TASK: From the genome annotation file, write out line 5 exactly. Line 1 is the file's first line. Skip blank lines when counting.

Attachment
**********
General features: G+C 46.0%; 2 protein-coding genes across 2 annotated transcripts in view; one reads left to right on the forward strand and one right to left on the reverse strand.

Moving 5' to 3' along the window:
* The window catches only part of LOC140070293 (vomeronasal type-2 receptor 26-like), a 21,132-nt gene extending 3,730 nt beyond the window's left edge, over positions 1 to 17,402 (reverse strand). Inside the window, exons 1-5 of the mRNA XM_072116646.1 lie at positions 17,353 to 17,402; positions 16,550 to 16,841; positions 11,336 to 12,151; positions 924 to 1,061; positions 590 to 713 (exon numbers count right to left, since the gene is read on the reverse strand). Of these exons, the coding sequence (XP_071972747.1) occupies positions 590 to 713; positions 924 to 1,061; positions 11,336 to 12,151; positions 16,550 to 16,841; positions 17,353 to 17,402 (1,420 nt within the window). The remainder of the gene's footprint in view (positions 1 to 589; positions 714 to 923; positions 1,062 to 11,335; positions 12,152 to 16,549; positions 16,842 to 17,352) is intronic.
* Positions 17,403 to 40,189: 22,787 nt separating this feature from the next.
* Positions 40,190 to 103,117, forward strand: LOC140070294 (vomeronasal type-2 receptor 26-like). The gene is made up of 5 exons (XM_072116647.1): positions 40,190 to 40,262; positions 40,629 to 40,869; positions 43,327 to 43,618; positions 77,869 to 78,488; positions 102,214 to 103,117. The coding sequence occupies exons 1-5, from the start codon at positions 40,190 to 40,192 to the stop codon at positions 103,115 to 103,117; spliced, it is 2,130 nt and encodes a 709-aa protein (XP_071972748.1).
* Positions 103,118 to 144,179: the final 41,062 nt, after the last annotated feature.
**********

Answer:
* Positions 40,190 to 103,117, forward strand: LOC140070294 (vomeronasal type-2 receptor 26-like). The gene is made up of 5 exons (XM_072116647.1): positions 40,190 to 40,262; positions 40,629 to 40,869; positions 43,327 to 43,618; positions 77,869 to 78,488; positions 102,214 to 103,117. The coding sequence occupies exons 1-5, from the start codon at positions 40,190 to 40,192 to the stop codon at positions 103,115 to 103,117; spliced, it is 2,130 nt and encodes a 709-aa protein (XP_071972748.1).